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Regulating the "Dance Hall Habit"

In the early 1900s, there was a great deal of concern over the appropriateness of public dancing as a form of social recreation, especially as the Jazz Age began. Many community groups, such as the Girls' Advisory Council and the Women's Civic Welfare Club, opposed dancing in public halls because it placed impressionable young women in moral jeopardy. It was not uncommon to see headlines in the local newspapers denouncing dance: "Charleston Barred by Oakland Police Chief," "St. Louis Hop on Blacklist," "Progressive Jitterbug Activities Protested" and "Shimmee Banned at Stanford." A 1924 report on the dance halls of San Francisco by the California Civic League of Women Voters lamented, "In the course of 10 years almost 25 percent of our young people have acquired the dance hall habit, with all that it implies of poverty of self-expression, of physical lassitude, of lack of ingenuity and capacity to enjoy recreations of a richer content."

As a result of public pressure, local governments established laws and committees to supervise dance hall activities. Every dance, whether held in a hotel ballroom, under the stars in a public park or in an established dance hall, had to be licensed by the city in order to operate legally. These were some of the governing regulations in San Francisco.

• No one under the age of 18 was allowed to be in a dance hall without a chaperone.
• Marathon dance contests were strictly prohibited.
• Masquerade balls could be held only with the written consent of the chief of police.
• Dance halls could not operate after 2 a.m.
• Taxi dances were strictly prohibited. ("Taxi dance" refers to a males-only club where girls were paid to dance. The term arose from the fact that the female dance partners were hired, like taxis, for a short period of time.)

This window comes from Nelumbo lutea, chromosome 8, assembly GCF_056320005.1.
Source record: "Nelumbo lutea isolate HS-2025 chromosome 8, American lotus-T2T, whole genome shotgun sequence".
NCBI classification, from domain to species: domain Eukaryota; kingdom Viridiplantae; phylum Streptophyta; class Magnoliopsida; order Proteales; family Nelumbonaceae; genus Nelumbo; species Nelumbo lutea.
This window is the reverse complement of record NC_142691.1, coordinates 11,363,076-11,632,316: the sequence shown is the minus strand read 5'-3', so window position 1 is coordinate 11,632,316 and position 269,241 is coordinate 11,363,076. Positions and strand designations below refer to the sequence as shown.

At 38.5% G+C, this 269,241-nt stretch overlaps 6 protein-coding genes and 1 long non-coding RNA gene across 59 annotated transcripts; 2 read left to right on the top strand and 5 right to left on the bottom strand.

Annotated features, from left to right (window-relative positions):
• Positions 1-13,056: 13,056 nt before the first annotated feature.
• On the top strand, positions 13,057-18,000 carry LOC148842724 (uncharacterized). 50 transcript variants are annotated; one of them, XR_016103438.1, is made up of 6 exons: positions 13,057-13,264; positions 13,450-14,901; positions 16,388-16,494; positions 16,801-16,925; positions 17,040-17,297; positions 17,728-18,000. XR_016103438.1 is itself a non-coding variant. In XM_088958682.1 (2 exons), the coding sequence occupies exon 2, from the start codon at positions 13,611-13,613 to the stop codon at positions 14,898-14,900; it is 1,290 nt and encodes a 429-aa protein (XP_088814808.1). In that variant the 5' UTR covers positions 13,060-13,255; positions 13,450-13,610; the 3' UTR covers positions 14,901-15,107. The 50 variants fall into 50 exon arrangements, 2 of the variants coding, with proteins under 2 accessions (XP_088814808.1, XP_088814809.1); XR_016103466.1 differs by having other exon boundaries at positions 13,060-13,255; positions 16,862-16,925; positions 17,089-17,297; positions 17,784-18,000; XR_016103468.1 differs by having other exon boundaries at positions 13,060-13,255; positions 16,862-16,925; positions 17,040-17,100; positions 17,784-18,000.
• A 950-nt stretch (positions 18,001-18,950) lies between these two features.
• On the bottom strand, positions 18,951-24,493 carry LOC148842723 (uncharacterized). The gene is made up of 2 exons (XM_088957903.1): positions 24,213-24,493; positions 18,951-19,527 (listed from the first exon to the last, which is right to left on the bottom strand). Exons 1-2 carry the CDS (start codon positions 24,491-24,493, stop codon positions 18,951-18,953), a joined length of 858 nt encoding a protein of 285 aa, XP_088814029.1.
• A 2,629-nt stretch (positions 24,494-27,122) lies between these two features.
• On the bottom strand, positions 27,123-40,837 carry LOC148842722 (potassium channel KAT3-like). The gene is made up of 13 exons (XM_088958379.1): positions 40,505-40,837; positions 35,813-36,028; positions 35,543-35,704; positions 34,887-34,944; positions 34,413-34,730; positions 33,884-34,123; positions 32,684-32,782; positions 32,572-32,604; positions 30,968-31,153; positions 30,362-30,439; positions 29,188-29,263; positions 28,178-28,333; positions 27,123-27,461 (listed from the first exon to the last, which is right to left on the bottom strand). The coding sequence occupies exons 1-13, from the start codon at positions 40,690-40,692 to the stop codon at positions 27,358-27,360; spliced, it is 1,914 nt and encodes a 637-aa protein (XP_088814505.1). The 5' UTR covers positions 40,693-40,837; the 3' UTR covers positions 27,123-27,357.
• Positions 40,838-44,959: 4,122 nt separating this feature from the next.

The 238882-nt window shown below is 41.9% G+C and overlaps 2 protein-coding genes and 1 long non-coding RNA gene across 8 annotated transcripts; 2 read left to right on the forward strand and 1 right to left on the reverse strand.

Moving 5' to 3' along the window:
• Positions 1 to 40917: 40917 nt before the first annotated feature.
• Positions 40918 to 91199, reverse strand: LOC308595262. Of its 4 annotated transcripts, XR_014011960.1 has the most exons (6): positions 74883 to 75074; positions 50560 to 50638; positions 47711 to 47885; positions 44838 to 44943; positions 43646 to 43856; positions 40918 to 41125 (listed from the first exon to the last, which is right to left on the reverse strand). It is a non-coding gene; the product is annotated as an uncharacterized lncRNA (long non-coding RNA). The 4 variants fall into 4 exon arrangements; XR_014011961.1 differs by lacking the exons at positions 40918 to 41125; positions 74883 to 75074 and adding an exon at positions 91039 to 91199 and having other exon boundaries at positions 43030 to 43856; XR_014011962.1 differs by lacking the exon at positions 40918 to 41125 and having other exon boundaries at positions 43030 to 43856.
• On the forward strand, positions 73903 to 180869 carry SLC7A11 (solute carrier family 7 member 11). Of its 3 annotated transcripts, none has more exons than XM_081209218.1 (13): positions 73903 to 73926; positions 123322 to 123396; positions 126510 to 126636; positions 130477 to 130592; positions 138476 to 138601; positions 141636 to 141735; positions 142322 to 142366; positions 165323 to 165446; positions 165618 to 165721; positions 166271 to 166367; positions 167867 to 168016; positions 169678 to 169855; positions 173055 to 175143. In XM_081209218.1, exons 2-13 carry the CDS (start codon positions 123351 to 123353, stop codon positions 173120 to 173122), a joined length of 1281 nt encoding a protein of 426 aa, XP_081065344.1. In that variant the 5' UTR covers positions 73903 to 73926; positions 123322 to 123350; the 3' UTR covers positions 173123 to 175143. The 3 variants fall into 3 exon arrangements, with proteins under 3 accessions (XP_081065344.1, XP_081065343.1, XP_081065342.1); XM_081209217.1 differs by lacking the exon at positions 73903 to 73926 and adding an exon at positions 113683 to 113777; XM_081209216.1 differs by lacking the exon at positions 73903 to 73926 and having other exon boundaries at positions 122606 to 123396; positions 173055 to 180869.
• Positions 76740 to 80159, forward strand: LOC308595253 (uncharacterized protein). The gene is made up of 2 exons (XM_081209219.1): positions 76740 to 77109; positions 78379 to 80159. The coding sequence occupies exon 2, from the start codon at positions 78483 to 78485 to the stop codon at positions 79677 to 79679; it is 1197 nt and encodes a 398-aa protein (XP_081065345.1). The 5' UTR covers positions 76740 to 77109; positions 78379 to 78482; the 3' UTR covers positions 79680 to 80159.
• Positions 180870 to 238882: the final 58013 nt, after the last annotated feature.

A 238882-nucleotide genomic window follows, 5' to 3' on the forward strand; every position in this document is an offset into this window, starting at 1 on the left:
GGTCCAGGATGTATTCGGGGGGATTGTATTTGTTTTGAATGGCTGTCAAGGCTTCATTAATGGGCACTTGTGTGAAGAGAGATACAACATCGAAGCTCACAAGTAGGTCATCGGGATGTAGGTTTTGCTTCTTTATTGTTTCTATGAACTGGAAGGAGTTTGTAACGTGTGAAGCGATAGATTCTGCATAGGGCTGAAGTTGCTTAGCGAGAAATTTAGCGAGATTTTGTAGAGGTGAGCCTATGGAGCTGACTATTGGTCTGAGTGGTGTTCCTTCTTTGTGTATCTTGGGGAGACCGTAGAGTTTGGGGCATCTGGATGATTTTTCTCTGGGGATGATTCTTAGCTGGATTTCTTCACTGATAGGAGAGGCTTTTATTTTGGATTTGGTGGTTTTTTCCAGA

• No dances could be held on Sunday afternoons without special permission from the chief of police.

In addition, the San Francisco Police Commission adopted a ruling that every proprietor of a public dance hall must put a female supervisor in the hall and pay her a salary of $75 per month. These supervisors, often called "Mother" by the regulars who danced under their watchful eyes, were required to submit daily reports to the police department.

Next: Sweets
With the early influence of Vernon and Irene Castle, and later Fred Astaire and Ginger Rogers, social dancing became a more accepted and respectable form of entertainment for young ladies and gentlemen. In San Francisco, dancers could choose from a variety of happening spots, from the elegant St. Francis Hotel to the lively Edgewater Ballroom out on the Great Highway. Most of the ballrooms and dance halls were clustered on Market Street near Union Square. They included the Balconades (later Wolohans) at 1319 Market; the Pergola at 949 Market; the Palamar (briefly the Palladium) at 1621 Market; the Trianon (later the Primalon) at 1223 Fillmore; and the Edgewater Ballroom at 660 Great Highway.

One of the better-known clubs was the El Patio Ballroom at 1545 Market, which billed itself as "America's Finest Ballroom." It was later rechristened the Carousel Ballroom, then became the world-famous Fillmore West when Bill Graham took it over in 1968. Throughout the rock 'n' roll era, bands such as Jefferson Airplane, the Yardbirds and Led Zeppelin appeared regularly at the large and graceful hall once known as El Patio.

The Avalon Ballroom at 1268 Sutter St. prided itself on having "Music As You Like It" when it was a glamorous destination for dancing. Originally built in 1911, the Avalon featured an L-shaped balcony, gilded booths, graceful columns and a sprung wooden dance floor. In the 1960s, the Avalon became a well-known venue for psychedelic rock 'n' roll, housing concerts by the Grateful Dead, Steppenwolf, Santana and Janis Joplin.

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